First Year Of Impact 2017
Sector Education,Culture, Heritage, Museums and Collections
Impact Types Cultural,Societal

 
Description Structural studies on organosilica materials 
Organisation Durham University
Department Department of Chemistry
Country United Kingdom 
Sector Academic/University 
PI Contribution My team provides intellectual input and expertise to this collaboration, by working on the design and the photochemical study of the target materials, which are jointly studied with the partner, see following section.
Collaborator Contribution The partner contributes by supporting our studies on light harvesting materials through SAXS analysis that allows understanding the structural organisation of the materials.
Impact Recently published study in ChemPhotoChem, special issue on Artificial Photosynthesis (DOI: 10.1002/cptc.201700144)
Start Year 2017
 
Description Synthesis of new dyes for light-harvesting antennae 
Organisation Delft University of Technology (TU Delft)
Country Netherlands 
Sector Academic/University 
PI Contribution My team provides intellectual input and expertise to this collaboration, by working on the design and the photochemical study of the target materials, which are jointly studied with the partner, see following section
Collaborator Contribution The partner contributes by supporting our studies on light harvesting materials through the synthesis of organic dye molecules to be used as molecular components for the assembly of new host-guest materials
Impact Recently published study in ChemPhotoChem, special issue on Artificial Photosynthesis (DOI: 10.1002/cptc.201700144) Recently published study in Chem. Eur. J., special issue "7th EuCheMS Chemistry Congress, Liverpool" (DOI: 10.1002/chem.201802745) - Hot Paper
Start Year 2017
 
Description Synthesis of new dyes for light-harvesting antennae 
Organisation University of Eastern Piedmont
Country Italy 
Sector Academic/University 
PI Contribution My team provides intellectual input and expertise to this collaboration, by working on the design and the photochemical study of the target materials, which are jointly studied with the partner, see following section
Collaborator Contribution The partner contributes by supporting our studies on light harvesting materials through the synthesis of organic dye molecules to be used as molecular components for the assembly of new host-guest materials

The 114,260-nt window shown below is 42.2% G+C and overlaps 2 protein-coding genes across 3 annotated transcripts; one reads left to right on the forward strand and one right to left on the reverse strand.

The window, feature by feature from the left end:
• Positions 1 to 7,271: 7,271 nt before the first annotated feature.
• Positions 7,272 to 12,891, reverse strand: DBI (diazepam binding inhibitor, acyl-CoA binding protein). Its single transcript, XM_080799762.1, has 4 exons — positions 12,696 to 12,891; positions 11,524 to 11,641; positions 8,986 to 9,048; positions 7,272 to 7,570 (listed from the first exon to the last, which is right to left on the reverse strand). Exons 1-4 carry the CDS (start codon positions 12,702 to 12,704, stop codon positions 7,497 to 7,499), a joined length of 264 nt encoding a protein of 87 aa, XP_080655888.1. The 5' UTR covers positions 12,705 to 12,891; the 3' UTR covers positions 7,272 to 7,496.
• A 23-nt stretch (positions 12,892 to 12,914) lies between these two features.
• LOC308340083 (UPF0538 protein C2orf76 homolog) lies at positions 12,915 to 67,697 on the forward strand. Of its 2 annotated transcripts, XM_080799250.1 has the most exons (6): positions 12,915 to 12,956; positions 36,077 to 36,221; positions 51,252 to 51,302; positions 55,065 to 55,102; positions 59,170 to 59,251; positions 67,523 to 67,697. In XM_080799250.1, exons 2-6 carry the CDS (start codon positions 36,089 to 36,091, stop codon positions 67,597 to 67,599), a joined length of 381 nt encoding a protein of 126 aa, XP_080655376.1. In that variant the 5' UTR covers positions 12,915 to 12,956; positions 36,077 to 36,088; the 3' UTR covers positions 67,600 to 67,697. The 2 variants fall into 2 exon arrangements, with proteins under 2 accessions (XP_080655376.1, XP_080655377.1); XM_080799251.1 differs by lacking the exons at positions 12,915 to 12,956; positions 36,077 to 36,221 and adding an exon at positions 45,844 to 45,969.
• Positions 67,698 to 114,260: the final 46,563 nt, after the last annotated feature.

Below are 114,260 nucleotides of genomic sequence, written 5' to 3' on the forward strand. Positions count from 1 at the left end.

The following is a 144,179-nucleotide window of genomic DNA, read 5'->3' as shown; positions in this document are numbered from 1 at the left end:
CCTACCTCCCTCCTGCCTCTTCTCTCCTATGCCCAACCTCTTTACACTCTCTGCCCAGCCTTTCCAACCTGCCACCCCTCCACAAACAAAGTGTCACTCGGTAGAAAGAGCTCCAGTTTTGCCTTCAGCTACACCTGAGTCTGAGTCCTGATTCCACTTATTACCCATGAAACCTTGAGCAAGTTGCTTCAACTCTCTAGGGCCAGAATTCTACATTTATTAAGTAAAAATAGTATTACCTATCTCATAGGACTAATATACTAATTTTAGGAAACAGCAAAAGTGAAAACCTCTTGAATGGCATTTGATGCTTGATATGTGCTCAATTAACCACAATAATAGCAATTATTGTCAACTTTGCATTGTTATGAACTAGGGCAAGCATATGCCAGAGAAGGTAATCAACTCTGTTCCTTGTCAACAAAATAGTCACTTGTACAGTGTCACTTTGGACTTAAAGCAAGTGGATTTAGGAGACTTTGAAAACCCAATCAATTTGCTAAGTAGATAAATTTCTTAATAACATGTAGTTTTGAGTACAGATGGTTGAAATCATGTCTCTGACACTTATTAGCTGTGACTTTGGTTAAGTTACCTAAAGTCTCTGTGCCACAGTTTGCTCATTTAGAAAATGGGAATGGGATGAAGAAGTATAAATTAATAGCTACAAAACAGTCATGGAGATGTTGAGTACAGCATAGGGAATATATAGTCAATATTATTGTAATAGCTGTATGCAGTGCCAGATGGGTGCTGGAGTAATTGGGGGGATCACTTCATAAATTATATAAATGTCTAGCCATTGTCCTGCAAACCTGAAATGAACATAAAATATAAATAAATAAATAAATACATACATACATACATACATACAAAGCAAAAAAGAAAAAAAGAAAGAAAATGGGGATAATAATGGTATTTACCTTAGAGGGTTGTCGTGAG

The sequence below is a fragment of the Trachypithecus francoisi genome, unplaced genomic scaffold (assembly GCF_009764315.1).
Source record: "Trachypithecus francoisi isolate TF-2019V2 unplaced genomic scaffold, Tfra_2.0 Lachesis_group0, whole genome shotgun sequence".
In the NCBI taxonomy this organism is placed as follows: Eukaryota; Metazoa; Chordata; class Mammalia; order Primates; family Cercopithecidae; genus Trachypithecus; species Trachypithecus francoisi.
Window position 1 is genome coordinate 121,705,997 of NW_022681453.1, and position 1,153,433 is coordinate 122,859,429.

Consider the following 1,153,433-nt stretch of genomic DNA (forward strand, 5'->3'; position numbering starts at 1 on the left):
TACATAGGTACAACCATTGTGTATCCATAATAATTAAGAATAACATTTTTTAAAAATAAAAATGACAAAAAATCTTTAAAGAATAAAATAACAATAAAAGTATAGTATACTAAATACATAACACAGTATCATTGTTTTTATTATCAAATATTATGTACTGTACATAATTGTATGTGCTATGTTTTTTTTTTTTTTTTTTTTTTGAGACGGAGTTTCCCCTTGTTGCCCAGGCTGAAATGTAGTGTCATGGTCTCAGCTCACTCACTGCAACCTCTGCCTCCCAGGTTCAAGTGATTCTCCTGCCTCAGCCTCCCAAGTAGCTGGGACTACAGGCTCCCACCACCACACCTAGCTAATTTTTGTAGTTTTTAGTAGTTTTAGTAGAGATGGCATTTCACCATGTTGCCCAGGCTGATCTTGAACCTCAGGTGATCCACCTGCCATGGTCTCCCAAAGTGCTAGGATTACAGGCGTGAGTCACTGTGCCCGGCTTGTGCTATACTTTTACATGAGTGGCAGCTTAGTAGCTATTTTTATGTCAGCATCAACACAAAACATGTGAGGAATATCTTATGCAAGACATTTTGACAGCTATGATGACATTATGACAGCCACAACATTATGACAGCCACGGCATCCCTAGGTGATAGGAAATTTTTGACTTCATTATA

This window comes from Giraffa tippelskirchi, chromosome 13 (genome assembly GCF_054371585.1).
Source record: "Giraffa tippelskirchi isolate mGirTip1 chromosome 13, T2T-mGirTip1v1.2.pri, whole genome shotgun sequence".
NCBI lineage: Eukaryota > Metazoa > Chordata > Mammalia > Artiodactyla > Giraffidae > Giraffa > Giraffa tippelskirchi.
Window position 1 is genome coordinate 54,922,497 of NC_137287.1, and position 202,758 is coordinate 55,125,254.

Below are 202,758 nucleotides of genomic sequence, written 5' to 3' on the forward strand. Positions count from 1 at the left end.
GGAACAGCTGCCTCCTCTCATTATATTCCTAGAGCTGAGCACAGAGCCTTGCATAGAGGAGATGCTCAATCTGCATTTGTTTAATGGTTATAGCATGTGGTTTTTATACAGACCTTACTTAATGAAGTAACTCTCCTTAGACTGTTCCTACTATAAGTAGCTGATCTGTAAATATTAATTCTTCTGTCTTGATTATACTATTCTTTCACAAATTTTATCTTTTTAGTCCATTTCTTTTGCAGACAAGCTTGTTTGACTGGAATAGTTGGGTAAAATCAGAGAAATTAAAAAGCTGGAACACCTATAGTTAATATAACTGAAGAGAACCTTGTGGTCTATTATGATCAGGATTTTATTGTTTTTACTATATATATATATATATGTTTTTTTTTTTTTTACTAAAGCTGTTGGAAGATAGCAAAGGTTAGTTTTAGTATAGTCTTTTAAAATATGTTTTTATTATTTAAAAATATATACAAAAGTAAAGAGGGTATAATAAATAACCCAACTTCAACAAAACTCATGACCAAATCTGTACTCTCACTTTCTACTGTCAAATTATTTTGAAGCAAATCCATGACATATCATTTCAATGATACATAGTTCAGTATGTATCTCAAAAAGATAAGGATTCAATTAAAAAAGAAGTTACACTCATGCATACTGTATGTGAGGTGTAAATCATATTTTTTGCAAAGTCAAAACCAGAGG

Impact One study has begun, with at least one publication as final target
Start Year 2019
 
Description Ultrafast spectroscopy on new antenna-materials 
Organisation University of Messina
Country Italy 
Sector Academic/University 
PI Contribution My team provides intellectual input and expertise to this collaboration, by working on the design and the photochemical study of the target materials, which are jointly studied with the partner, see following section
Collaborator Contribution The partner contributes by supporting our studies on light harvesting materials through femtosecond time-resolved transient absorption spectroscopy to study the excited state dynamics in the materials
Impact Recently published study in ChemPhotoChem, special issue on Artificial Photosynthesis (DOI: 10.1002/cptc.201700144)
Start Year 2017
 
Description Science Uncovered 2017 
Form Of Engagement Activity Participation in an activity, workshop or similar
Part Of Official Scheme? No
Geographic Reach Regional
Primary Audience Public/other audiences
Results and Impact 1081 people attended the Science Uncovered event in Newcastle, last 29 September 2017, which was organised by the Great North Museum: Hancock. Pupils from schools all over the north-east, families and media representers attended the event, which included slideshow presentations and demonstration activities. During the demonstrations and afterwards, discussions took place about photochemistry and application in light-conversion technologies, where families and especially kids showed deep interest about the progress of academic research in the field.
Year(s) Of Engagement Activity 2015,2016,2017
URL https://greatnorthmuseum.org.uk/whats-on/science-uncovered
 
Description Science Uncovered 2018 
Form Of Engagement Activity A talk or presentation
Part Of Official Scheme? No
Geographic Reach Regional
Primary Audience Public/other audiences
Results and Impact Over a thousand people attended the Science Uncovered event in Newcastle, last 28 September 2018, which was organised by the Great North Museum: Hancock. Pupils from schools all over the north-east, families and media representers attended the event, which included slideshow presentations and demonstration activities. During the demonstrations and afterwards, discussions took place about photochemistry and application in light-conversion technologies, where families and especially kids showed deep interest about the progress of academic research in the field
Year(s) Of Engagement Activity 2018
URL https://greatnorthmuseum.org.uk/whats-on/science-uncovered